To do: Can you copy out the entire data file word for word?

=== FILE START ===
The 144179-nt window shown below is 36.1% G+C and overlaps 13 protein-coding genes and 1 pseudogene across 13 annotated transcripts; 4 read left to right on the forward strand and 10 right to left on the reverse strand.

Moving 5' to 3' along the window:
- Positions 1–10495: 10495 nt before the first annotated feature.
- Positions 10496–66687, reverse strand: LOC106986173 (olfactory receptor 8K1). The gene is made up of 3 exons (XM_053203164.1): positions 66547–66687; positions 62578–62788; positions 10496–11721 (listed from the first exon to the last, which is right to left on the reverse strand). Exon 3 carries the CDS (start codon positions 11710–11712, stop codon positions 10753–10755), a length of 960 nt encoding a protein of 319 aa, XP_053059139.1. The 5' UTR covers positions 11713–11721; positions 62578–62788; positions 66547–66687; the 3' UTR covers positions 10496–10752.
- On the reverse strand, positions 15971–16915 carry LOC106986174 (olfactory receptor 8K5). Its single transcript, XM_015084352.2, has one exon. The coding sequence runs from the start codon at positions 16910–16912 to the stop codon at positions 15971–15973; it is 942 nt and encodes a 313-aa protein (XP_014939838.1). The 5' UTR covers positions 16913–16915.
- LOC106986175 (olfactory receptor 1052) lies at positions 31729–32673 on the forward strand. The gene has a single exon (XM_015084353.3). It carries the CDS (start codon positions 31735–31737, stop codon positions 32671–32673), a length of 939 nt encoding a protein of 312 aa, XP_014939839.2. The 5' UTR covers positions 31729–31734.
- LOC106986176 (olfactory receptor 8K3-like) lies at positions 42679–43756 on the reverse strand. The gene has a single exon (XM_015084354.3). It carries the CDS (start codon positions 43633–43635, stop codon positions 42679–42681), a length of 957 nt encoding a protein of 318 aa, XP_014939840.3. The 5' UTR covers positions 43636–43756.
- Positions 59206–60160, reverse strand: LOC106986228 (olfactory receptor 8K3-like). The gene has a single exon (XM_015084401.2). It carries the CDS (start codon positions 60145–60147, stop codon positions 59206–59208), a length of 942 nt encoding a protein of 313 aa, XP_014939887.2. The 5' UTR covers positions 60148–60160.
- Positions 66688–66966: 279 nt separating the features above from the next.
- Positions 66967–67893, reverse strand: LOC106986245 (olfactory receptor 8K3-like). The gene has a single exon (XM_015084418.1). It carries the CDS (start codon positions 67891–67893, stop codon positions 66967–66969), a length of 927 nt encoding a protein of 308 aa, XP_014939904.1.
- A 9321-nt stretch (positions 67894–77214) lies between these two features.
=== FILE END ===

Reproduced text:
The 144179-nt window shown below is 36.1% G+C and overlaps 13 protein-coding genes and 1 pseudogene across 13 annotated transcripts; 4 read left to right on the forward strand and 10 right to left on the reverse strand.

Moving 5' to 3' along the window:
- Positions 1–10495: 10495 nt before the first annotated feature.
- Positions 10496–66687, reverse strand: LOC106986173 (olfactory receptor 8K1). The gene is made up of 3 exons (XM_053203164.1): positions 66547–66687; positions 62578–62788; positions 10496–11721 (listed from the first exon to the last, which is right to left on the reverse strand). Exon 3 carries the CDS (start codon positions 11710–11712, stop codon positions 10753–10755), a length of 960 nt encoding a protein of 319 aa, XP_053059139.1. The 5' UTR covers positions 11713–11721; positions 62578–62788; positions 66547–66687; the 3' UTR covers positions 10496–10752.
- On the reverse strand, positions 15971–16915 carry LOC106986174 (olfactory receptor 8K5). Its single transcript, XM_015084352.2, has one exon. The coding sequence runs from the start codon at positions 16910–16912 to the stop codon at positions 15971–15973; it is 942 nt and encodes a 313-aa protein (XP_014939838.1). The 5' UTR covers positions 16913–16915.
- LOC106986175 (olfactory receptor 1052) lies at positions 31729–32673 on the forward strand. The gene has a single exon (XM_015084353.3). It carries the CDS (start codon positions 31735–31737, stop codon positions 32671–32673), a length of 939 nt encoding a protein of 312 aa, XP_014939839.2. The 5' UTR covers positions 31729–31734.
- LOC106986176 (olfactory receptor 8K3-like) lies at positions 42679–43756 on the reverse strand. The gene has a single exon (XM_015084354.3). It carries the CDS (start codon positions 43633–43635, stop codon positions 42679–42681), a length of 957 nt encoding a protein of 318 aa, XP_014939840.3. The 5' UTR covers positions 43636–43756.
- Positions 59206–60160, reverse strand: LOC106986228 (olfactory receptor 8K3-like). The gene has a single exon (XM_015084401.2). It carries the CDS (start codon positions 60145–60147, stop codon positions 59206–59208), a length of 942 nt encoding a protein of 313 aa, XP_014939887.2. The 5' UTR covers positions 60148–60160.
- Positions 66688–66966: 279 nt separating the features above from the next.
- Positions 66967–67893, reverse strand: LOC106986245 (olfactory receptor 8K3-like). The gene has a single exon (XM_015084418.1). It carries the CDS (start codon positions 67891–67893, stop codon positions 66967–66969), a length of 927 nt encoding a protein of 308 aa, XP_014939904.1.
- A 9321-nt stretch (positions 67894–77214) lies between these two features.